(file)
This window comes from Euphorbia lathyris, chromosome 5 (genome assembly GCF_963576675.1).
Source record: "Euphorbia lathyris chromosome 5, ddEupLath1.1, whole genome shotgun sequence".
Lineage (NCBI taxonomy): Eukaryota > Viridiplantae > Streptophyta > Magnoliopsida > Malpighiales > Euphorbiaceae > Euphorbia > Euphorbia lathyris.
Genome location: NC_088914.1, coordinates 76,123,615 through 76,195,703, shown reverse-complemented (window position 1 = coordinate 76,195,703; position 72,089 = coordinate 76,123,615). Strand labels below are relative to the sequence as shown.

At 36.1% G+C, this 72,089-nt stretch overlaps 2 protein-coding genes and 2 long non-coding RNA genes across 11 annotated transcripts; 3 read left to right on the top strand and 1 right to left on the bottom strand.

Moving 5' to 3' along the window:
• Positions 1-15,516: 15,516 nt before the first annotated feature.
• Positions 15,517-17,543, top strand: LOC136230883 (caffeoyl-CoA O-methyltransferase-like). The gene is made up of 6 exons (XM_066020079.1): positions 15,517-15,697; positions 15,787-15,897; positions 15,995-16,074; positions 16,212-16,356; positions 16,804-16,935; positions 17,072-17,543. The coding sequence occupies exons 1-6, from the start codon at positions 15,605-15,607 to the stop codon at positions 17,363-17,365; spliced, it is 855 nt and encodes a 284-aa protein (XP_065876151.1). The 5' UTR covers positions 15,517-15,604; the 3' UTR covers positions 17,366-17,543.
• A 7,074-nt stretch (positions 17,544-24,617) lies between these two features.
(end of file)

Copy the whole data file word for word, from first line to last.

This window comes from Euphorbia lathyris, chromosome 5 (genome assembly GCF_963576675.1).
Source record: "Euphorbia lathyris chromosome 5, ddEupLath1.1, whole genome shotgun sequence".
Lineage (NCBI taxonomy): Eukaryota > Viridiplantae > Streptophyta > Magnoliopsida > Malpighiales > Euphorbiaceae > Euphorbia > Euphorbia lathyris.
Genome location: NC_088914.1, coordinates 76,123,615 through 76,195,703, shown reverse-complemented (window position 1 = coordinate 76,195,703; position 72,089 = coordinate 76,123,615). Strand labels below are relative to the sequence as shown.

At 36.1% G+C, this 72,089-nt stretch overlaps 2 protein-coding genes and 2 long non-coding RNA genes across 11 annotated transcripts; 3 read left to right on the top strand and 1 right to left on the bottom strand.

Moving 5' to 3' along the window:
• Positions 1-15,516: 15,516 nt before the first annotated feature.
• Positions 15,517-17,543, top strand: LOC136230883 (caffeoyl-CoA O-methyltransferase-like). The gene is made up of 6 exons (XM_066020079.1): positions 15,517-15,697; positions 15,787-15,897; positions 15,995-16,074; positions 16,212-16,356; positions 16,804-16,935; positions 17,072-17,543. The coding sequence occupies exons 1-6, from the start codon at positions 15,605-15,607 to the stop codon at positions 17,363-17,365; spliced, it is 855 nt and encodes a 284-aa protein (XP_065876151.1). The 5' UTR covers positions 15,517-15,604; the 3' UTR covers positions 17,366-17,543.
• A 7,074-nt stretch (positions 17,544-24,617) lies between these two features.